Almach (γ And) is one of the finest colour contrast double stars in the sky. To the naked eye it appears as a single bright star of mag. +2.10 but scopes resolve it into an outstanding double consisting of a bright yellow or slightly orange primary and a fainter deep blue secondary. It's widely regarded as the second best colour contrast double in the sky, surpassed only by Albireo (β Cyg) in Cygnus.

Almach (credit - Mount Lemmon Observatory)

Almach is located in the eastern part of Andromeda. It's the the 3rd brightest star in the constellation and is comparable in magnitude to Polaris and the main stars of Ursa Major. To locate Almach the Great Square of Pegasus is a good starting point and in particular its northeastern star Alpheratz (α And). With an apparent magnitude of +2.07, Alpheratz is marginally brighter than Almach. From Alpheratz imagine a line moving in a northeastern direction towards Perseus. The line first passes through delta And (δ And - mag. +3.3) followed by Mirach (β And - mag. +2.1) and then onto Almach.

Any small scope will split Almach. For example, a 80mm (3.1 inch) refractor at 75x will easily transform the star into two colourful Suns separated by 9.4 arc seconds. The colour contrast is stark, the brighter star is a K3 type giant that shines orange yellow while its companion is a hot blue B9 type main-sequence star. Depending on your eyes and seeing conditions you may perceive slightly different colors. It was German physicist and astronomer Johann Tobias Mayer who first identified the star as a double in 1778.

The blue secondary star is actually a triple star and through large amateur scopes on nights of good seeing can be split into components of mag. +5.1 and +6.3. The separation is a measly 0.3 arc seconds and requires apertures of at least 250mm (10-inch) to accomplish. German astronomer Wilhelm Struve in October 1842 discovered it was a double star. In addition, the brighter member of the pair is also a spectroscopic double making this a four star system in total. It's located 358 light-years distant.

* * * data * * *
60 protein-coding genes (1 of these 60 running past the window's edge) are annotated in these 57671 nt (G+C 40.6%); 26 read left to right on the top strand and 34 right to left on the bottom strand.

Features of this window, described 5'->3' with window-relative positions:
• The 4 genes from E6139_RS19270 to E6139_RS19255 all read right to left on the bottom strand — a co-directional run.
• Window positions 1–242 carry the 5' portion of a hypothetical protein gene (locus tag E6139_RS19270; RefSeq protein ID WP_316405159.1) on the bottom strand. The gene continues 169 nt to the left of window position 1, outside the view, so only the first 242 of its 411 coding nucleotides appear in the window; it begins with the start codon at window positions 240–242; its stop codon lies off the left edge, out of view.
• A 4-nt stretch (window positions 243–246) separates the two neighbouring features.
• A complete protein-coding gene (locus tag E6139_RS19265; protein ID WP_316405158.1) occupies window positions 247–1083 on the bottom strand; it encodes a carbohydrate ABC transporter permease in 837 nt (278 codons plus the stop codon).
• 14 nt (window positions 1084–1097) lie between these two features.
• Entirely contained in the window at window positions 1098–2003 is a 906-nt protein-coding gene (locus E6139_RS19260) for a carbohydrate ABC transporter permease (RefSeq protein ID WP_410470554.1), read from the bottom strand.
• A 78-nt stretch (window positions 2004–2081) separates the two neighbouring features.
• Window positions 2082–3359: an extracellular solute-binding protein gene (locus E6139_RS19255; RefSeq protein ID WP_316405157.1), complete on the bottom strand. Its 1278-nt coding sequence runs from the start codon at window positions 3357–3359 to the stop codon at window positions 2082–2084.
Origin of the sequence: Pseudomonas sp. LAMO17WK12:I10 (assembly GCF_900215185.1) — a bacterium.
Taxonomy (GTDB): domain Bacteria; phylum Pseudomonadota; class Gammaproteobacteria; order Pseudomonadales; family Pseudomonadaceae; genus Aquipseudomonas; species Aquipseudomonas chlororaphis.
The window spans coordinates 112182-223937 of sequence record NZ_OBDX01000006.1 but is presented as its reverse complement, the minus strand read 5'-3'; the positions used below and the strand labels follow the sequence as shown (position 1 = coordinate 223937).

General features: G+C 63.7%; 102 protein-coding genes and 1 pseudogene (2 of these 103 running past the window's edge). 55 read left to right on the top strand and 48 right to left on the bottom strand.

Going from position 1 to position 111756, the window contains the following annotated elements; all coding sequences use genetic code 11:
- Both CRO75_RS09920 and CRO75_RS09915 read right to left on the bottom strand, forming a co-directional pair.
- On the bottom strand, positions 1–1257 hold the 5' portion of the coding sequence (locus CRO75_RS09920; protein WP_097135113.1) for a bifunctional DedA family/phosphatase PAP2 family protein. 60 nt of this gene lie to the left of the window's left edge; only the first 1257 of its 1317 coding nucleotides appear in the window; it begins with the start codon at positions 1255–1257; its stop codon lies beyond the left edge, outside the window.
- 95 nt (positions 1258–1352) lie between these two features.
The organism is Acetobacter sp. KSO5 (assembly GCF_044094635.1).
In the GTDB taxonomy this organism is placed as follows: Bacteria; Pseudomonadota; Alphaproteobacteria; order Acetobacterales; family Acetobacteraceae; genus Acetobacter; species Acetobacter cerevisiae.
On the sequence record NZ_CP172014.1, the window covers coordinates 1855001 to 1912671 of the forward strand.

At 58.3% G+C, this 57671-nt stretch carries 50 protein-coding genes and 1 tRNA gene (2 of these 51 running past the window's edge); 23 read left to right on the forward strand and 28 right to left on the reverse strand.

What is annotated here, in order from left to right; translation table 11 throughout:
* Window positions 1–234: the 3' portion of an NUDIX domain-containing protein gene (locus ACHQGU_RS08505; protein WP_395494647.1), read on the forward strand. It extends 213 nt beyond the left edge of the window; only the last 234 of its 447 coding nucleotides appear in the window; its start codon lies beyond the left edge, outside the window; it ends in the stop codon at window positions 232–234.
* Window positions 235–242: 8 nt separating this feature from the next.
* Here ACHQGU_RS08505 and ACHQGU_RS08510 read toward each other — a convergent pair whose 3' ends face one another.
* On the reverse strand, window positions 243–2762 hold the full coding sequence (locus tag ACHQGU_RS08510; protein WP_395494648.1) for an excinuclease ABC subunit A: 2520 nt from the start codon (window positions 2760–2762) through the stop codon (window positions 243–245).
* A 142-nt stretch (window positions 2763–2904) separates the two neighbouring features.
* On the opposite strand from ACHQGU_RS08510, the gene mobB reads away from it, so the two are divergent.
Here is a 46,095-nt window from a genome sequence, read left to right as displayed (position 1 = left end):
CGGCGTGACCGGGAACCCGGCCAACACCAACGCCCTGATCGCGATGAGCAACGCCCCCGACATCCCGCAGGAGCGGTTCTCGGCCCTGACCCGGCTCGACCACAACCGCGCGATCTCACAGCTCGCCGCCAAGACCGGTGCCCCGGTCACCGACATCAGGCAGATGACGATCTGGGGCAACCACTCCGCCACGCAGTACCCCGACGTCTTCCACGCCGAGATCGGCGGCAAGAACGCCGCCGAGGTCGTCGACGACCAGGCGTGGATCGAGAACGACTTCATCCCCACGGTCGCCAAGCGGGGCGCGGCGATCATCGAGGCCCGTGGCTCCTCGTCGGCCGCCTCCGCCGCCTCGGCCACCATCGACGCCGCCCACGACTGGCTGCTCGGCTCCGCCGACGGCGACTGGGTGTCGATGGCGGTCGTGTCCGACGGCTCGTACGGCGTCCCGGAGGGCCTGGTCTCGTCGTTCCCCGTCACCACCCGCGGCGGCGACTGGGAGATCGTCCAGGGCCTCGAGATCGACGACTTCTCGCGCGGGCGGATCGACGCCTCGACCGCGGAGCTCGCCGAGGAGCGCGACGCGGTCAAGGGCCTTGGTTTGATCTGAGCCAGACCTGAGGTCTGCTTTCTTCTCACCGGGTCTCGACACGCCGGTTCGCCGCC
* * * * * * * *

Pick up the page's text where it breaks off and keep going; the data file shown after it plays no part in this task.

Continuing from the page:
Almach is a wonderful double star for all types of telescopes. It's best seen from northern latitudes during the months of October, November and December.

Finder Chart for Almach (credit:- freestarcharts)

Finder Chart for Almach - pdf format (credit:- freestarcharts)

Almach Data Table

Henry Draper Catalogue (HD)12533
Hipparcos Catalogue (HIP)9640
BayerGamma Andromedae
Distance (ly)358
RA (J2000)02h 03m 54s
DEC (J2000)42d 19m 47s
Apparent Mag.2.10
A/BC Mag. 2.3 / 5.0
A/BC Separation (arc secs)9.4
A/BC PA (deg)63
B/C mag. 5.1 / 6.3
B/C Separation (arc secs)0.3
B/C PA (deg)185
Other Name SpellingsAlmaach, Almaack, Almak, Almaak, Alamak
Notable FeatureFour star system. One of the finest colour contrast multiple stars for amateurs.

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The Planets
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Northern Hemisphere
West:- Mars (mag. +1.6)
South:- Jupiter (mag. -2.4)
Southwest:- Jupiter
Southeast:- Saturn (mag. +0.2)
South:- Saturn
East:- Venus (mag. -4.7)

Southern Hemisphere
West:- Mars
North:- Jupiter
Northwest:- Jupiter
North:- Saturn
Northwest:- Saturn
East:- Venus, Mercury (mag. +2.5 to -0.3), Neptune (mag. +7.9)

Deep Sky
Naked eye / binoculars:-
Melotte 111 - Mel 111 - The Coma Star Cluster (Open Cluster)
Messier 44 - M44 - The Praesepe (Open Cluster)

Messier 67 - M67 - Open Cluster
Messier 51 - M51 - The Whirlpool Galaxy (Spiral Galaxy)
Messier 97 - M97 - The Owl Nebula (Planetary Nebula)
Messier 101 - M101 - The Pinwheel Galaxy (Spiral Galaxy)
Messier 65 – M65 – Spiral Galaxy
Messier 66 - M66 - Intermediate Spiral Galaxy
Messier 95 - M95 - Barred Spiral Galaxy
Messier 96 - M96 - Intermediate Spiral Galaxy
NGC 4244 - Spiral Galaxy
NGC 4565 - Needle Galaxy - Spiral Galaxy

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